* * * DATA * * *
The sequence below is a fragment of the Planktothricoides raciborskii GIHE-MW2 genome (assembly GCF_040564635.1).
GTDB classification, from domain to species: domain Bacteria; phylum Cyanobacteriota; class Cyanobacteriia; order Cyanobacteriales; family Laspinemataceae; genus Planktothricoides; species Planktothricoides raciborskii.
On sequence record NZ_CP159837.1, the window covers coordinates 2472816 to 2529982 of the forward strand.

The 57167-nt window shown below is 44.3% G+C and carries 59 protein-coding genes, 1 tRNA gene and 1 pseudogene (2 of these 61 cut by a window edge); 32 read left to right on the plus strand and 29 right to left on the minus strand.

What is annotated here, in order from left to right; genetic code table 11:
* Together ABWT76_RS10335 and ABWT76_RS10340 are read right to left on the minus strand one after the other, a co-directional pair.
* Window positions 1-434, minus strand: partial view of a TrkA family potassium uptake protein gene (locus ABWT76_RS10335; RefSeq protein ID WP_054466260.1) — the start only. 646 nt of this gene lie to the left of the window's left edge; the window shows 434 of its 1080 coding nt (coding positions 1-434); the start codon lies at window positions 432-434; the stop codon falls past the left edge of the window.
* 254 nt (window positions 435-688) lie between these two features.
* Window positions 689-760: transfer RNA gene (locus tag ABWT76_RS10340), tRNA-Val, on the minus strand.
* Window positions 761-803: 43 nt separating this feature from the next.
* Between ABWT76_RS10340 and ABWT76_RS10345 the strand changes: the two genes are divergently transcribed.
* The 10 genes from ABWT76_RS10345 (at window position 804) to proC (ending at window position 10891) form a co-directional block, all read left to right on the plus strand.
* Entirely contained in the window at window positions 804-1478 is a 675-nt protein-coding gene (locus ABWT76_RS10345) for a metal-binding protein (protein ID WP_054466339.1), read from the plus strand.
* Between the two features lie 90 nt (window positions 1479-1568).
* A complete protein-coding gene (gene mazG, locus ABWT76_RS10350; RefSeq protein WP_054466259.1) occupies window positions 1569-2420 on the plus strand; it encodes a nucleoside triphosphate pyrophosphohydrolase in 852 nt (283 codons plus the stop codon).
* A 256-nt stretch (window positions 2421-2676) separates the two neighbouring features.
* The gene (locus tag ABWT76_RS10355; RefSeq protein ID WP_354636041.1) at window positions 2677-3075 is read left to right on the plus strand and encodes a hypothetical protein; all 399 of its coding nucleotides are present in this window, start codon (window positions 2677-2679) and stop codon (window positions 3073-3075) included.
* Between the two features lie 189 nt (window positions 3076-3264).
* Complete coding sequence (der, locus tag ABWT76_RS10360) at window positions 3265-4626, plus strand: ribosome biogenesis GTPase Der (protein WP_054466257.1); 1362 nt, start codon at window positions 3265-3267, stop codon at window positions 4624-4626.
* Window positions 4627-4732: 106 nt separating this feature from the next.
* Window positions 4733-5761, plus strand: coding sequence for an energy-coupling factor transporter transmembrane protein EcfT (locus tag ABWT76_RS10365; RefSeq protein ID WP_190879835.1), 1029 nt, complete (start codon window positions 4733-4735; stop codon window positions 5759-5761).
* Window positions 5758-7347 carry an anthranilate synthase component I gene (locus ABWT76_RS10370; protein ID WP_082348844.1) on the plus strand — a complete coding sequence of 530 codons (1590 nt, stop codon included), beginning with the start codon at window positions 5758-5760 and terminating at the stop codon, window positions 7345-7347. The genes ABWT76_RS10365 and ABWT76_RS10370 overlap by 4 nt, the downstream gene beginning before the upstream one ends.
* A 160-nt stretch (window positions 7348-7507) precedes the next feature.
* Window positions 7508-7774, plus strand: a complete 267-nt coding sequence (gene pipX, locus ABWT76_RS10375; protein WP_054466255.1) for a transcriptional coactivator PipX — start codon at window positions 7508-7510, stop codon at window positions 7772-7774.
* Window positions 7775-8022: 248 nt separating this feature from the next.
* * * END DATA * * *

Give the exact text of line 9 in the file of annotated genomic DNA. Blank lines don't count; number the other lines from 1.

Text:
* Window positions 689-760: transfer RNA gene (locus tag ABWT76_RS10340), tRNA-Val, on the minus strand.